So whether the U.S. needs [mandatory service] for security reasons, I’ll leave that to other military experts to address. But other Western democracies, including the U.S., definitely need some kind of program to make people feel as though they are part of the same country, society and community. There’s been talk about civilian national service programs in the U.S., which I’m very intrigued by. I don’t know if military conscription is the answer for the U.S., but I do think there needs to be some kind of national experience where people feel connected to the national project of the United States, to be able to sense that the U.S. has a purpose and a mission and that they are part of it. 

JI: Why is Israel’s life expectancy higher than their peers? Healthier lifestyles? Better social support?

I’m not an epidemiologist, but we talked to a lot of medical experts to try to understand this. There is not a clear answer, but one point that keeps coming through, from social scientists, medical experts and health longevity experts, is that people who score high on the life satisfaction measure, which is a proxy for happiness, tend to feel connected to community, to family, to friendships, they feel that their life has purpose and meaning.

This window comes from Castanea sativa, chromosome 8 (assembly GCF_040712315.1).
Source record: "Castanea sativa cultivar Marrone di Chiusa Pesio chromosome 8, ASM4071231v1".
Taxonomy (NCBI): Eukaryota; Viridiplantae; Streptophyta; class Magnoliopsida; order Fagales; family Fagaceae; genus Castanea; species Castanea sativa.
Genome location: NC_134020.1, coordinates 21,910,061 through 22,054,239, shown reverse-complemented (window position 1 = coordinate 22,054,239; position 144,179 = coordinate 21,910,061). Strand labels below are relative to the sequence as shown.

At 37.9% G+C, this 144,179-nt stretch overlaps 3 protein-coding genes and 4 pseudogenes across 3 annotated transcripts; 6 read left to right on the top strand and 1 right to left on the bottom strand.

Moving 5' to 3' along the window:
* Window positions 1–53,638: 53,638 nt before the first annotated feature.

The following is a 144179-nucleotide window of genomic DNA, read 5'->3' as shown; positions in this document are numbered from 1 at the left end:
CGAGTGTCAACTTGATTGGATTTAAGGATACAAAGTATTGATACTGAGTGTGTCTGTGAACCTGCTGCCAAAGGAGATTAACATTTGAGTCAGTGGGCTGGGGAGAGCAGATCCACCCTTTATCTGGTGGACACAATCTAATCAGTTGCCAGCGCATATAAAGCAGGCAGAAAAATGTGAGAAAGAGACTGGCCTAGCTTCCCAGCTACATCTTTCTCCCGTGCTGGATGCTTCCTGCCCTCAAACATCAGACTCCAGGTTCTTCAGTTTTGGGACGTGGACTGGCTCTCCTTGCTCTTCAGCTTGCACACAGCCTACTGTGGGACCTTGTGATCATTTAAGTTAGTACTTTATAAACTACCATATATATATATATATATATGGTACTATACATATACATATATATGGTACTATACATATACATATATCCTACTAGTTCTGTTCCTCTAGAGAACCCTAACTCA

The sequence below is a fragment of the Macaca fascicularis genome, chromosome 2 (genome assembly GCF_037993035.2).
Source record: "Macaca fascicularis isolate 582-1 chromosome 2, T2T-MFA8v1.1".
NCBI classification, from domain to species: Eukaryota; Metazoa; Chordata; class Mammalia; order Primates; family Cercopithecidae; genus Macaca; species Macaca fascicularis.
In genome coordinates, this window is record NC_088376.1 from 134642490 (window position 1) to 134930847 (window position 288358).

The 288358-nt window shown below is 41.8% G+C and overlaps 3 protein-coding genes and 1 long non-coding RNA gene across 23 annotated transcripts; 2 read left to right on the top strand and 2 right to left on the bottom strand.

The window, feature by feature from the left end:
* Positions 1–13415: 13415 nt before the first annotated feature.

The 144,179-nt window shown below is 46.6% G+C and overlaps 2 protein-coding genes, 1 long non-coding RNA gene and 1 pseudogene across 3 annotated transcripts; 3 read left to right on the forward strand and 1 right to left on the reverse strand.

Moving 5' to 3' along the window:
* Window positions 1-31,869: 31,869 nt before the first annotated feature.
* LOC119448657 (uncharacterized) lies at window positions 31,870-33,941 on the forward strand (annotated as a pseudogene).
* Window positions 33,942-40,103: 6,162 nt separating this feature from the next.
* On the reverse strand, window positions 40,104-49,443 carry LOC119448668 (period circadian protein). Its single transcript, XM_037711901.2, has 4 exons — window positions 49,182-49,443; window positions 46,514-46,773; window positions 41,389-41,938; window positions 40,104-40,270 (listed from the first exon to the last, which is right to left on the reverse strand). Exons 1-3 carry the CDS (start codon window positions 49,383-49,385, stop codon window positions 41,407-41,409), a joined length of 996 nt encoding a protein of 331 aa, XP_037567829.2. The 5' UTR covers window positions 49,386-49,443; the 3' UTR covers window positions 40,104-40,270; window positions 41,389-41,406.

In the book, we quote war correspondent Sebastian Junger about his experiences spending time with the American military in Afghanistan and elsewhere. He makes this point that people don’t mind hard work. What is problematic for people is feeling like they are unnecessary. One of the challenges for the Western world, [Junger said,] is that it has “perfected the art” of making people feel unnecessary. We have technological substitutes for what you do, we don’t need you, you’re not necessary. 

Israel is the opposite. If Israel is the “start-up nation,” we also say Israel is the “necessary nation.” That is to say that everybody in Israel feels like they are necessary, they have a role to play. When you have a sense of a role, you have a mission and purpose, combined with connection to family and community – and Israel creates rituals that almost all Israelis participate in – that combination [leads] to Israel not having a loneliness crisis, not having a mental health crisis.